With apologies to Mr. Jimmy Buffett.
Tomorrow I am leaving for Paris for ten days with Ed. We have both been to Paris separately, but never together. This trip is part business for Ed, all pleasure for me. Our hotel is walking distance to the Louvre, a stone’s throw from Opéra Garnier, and not too far from the Mothership. A thousand thank yous to my part-time boss, full-time friend who has outfitted me with a king’s ransom worth of Hermès from her private collection. It is not every day that a friend insist you borrow scarves, shawls and handbags which retail for more than your first car. Of all the things I will remember about this trip, I am sure my friend’s generosity will rank right up there.
I was fifteen the first time I went to Europe. My single mother believed so strongly in the benefit of travel that she dipped into her hard-earned savings so that I could participate with my classmates. It was an amazing trip — Paris, Nice, Cannes, Monte Carlo, no drinking age, and minimal supervision. We flew over on Pan-Am, back when people still smoked on airplanes and wandered the aisles with full shampoo bottles in their oversized carry-ons large enough to fit a five year old child. I loved every single second of it, and I’m so grateful for the sacrifice my mother made to send me there.
Now once again, I could not be going without Mom. She will be staying in my house and watching my three kids and crazy dog for ten days, which is no small feat. Thanks, Mom! I wish you strength and a sense of humor, and please know that we realize this trip would be impossible without you. Thanks, too, for my wonderful Dad and his girlfriend, who are my designated relief pitchers as well as emergency back-up. I will sleep well knowing my kids are in such great hands.
When I was younger, there was no place I didn’t want to go. I had such a drive to connect with the rest of the world and so firmly believed the shift in perspective achieved through travel contributes to an understanding of what’s really important, what really threads together humanity. And then the years passed and I got more and more insulated in my safe little world. International travel — especially without my whole family in tow — seemed more scary, more of a hassle, more stress, less fun. There is still a part of me remaining who knows it’s a good thing to get away, but she’s buried deep.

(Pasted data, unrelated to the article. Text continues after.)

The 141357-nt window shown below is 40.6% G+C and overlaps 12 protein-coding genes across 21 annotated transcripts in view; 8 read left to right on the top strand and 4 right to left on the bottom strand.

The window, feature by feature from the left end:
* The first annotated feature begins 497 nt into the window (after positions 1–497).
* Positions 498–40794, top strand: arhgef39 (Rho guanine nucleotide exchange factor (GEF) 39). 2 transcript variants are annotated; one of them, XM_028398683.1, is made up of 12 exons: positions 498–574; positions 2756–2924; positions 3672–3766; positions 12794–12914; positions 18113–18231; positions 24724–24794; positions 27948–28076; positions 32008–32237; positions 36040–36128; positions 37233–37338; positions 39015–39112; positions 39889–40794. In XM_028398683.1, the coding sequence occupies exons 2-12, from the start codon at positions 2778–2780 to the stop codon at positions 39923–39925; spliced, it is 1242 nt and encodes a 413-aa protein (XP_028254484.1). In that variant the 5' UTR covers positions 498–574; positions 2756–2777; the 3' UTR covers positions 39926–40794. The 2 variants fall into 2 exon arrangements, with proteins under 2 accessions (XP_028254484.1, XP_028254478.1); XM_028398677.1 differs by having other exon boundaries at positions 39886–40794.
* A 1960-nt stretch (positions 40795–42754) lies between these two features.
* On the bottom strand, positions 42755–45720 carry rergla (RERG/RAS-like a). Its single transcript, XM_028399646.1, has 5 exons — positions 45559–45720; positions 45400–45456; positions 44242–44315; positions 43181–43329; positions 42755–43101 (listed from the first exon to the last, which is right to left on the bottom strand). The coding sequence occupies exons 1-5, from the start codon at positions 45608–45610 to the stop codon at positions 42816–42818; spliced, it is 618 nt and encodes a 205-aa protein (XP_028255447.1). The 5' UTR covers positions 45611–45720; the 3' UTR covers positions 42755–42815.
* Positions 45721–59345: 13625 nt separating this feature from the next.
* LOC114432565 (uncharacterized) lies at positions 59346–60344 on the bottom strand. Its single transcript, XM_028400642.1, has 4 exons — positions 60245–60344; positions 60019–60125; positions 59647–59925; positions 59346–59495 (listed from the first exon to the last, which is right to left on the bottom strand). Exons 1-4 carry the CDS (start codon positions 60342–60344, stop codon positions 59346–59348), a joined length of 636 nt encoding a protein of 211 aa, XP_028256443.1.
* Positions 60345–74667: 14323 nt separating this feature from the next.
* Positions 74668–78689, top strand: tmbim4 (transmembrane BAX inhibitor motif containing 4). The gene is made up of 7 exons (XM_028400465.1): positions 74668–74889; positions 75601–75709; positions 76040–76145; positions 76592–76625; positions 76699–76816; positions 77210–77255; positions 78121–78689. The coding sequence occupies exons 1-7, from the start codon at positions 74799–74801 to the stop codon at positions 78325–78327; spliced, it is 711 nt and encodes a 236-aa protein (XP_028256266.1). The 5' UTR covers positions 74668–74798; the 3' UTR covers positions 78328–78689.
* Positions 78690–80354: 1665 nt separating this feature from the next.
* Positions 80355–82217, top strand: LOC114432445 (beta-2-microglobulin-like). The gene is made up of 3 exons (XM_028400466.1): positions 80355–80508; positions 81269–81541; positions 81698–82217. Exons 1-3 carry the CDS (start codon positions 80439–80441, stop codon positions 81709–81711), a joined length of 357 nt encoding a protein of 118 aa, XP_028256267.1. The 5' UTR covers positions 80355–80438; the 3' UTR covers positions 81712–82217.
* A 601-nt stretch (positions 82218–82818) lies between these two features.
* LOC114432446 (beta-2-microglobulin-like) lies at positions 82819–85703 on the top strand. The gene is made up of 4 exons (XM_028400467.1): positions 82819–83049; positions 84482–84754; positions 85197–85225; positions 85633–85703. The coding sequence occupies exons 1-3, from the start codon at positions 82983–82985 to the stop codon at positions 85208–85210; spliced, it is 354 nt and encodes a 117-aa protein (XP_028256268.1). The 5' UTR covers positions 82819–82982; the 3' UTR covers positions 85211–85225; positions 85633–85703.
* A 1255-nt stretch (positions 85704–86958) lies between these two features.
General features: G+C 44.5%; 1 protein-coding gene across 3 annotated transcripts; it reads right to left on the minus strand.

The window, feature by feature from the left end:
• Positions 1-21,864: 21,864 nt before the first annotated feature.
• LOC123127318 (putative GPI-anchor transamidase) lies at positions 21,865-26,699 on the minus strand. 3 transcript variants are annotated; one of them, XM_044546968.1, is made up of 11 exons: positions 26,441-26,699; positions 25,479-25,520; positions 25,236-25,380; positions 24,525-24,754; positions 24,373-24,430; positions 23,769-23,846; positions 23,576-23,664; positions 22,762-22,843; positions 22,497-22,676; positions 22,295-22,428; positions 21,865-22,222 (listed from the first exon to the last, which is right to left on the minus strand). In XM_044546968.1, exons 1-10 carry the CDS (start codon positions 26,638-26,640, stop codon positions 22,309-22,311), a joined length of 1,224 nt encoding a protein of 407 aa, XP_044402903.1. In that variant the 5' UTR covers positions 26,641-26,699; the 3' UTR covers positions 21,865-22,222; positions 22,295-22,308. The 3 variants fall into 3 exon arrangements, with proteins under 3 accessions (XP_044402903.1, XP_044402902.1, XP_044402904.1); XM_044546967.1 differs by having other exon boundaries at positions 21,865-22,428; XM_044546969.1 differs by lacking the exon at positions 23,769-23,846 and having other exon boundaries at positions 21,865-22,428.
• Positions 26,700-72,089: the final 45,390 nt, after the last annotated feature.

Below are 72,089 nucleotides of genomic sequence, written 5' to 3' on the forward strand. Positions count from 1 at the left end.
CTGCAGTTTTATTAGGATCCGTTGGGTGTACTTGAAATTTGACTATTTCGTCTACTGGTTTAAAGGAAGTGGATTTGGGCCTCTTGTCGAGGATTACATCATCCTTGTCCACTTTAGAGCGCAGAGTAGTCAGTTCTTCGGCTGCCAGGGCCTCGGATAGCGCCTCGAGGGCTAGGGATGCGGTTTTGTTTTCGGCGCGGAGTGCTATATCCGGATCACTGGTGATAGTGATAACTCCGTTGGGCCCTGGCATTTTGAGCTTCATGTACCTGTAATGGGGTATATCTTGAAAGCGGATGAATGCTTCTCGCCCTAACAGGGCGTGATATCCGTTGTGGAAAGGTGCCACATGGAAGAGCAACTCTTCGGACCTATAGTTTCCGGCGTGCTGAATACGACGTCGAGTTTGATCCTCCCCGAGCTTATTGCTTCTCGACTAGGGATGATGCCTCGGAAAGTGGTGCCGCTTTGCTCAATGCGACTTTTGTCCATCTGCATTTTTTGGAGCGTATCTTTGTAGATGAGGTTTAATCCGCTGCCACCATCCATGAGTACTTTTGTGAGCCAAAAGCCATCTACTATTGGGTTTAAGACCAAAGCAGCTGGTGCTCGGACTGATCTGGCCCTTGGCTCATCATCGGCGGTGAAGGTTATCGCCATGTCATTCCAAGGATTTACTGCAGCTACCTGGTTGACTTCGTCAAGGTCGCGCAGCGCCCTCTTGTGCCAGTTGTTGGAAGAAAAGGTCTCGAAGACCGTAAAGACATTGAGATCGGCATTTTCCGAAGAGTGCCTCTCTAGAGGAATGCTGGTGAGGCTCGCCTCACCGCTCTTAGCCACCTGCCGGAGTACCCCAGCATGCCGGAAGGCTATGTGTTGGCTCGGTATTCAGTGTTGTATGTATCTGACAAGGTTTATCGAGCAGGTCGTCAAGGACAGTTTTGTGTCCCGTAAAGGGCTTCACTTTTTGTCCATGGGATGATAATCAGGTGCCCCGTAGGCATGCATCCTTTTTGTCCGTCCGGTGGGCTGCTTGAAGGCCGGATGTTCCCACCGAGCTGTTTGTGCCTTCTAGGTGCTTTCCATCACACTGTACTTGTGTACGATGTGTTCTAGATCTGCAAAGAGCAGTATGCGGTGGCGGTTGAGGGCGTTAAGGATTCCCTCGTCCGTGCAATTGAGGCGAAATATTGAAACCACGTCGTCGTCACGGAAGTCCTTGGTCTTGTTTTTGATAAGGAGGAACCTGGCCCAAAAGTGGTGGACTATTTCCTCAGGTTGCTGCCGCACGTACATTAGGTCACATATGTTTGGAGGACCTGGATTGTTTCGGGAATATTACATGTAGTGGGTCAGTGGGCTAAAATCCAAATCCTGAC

And all of the answers and all of the questions
Locked in his attic one day
’cause he liked the quiet clean country livin’
And twenty more years slipped away
—Jimmy Buffett, He Went to Paris
As I’ve told my friends, complaining about going to Paris is like complaining you’re too skinny to find a good pair of jeans. Not a lot of people are very sympathetic. And I’m not complaining, really. But I’m slightly worried and anxious about this trip, and I hate that I am. Travel is a leap of faith, especially for control freaks. However, I am determined to push through the fear and not let it stop me from doing something I really want to do. It’s what I would tell my children to do, and it’s what I need to do myself.
There are definitely two different people inhabiting me, and they frequently battle for dominance. Adventurous Me wants to travel the world and Safe Me wants to stay right where she is. Safe Me has been mostly winning the past twenty years and has developed into a bit of a hothouse orchid. She’s not that keen on leaving her perfectly controlled pristine environment and setting out for where Thar Be Dragons. But I realize that hothouse orchid is just a hop, skip and a jump away from agoraphobia, and I will not go there. I refuse. I am choosing Paris instead.
I can’t wait to share all of my adventures with you, culinary and otherwise. I am excited to stretch outside my comfort zone and return home to my loving family and friends with a fresh new perspective. And maybe a new scarf or two. Au revoir, mes amis. Je vous adore.
Never go on trips with someone you do not love. — Ernest Hemingway, A Movable Feast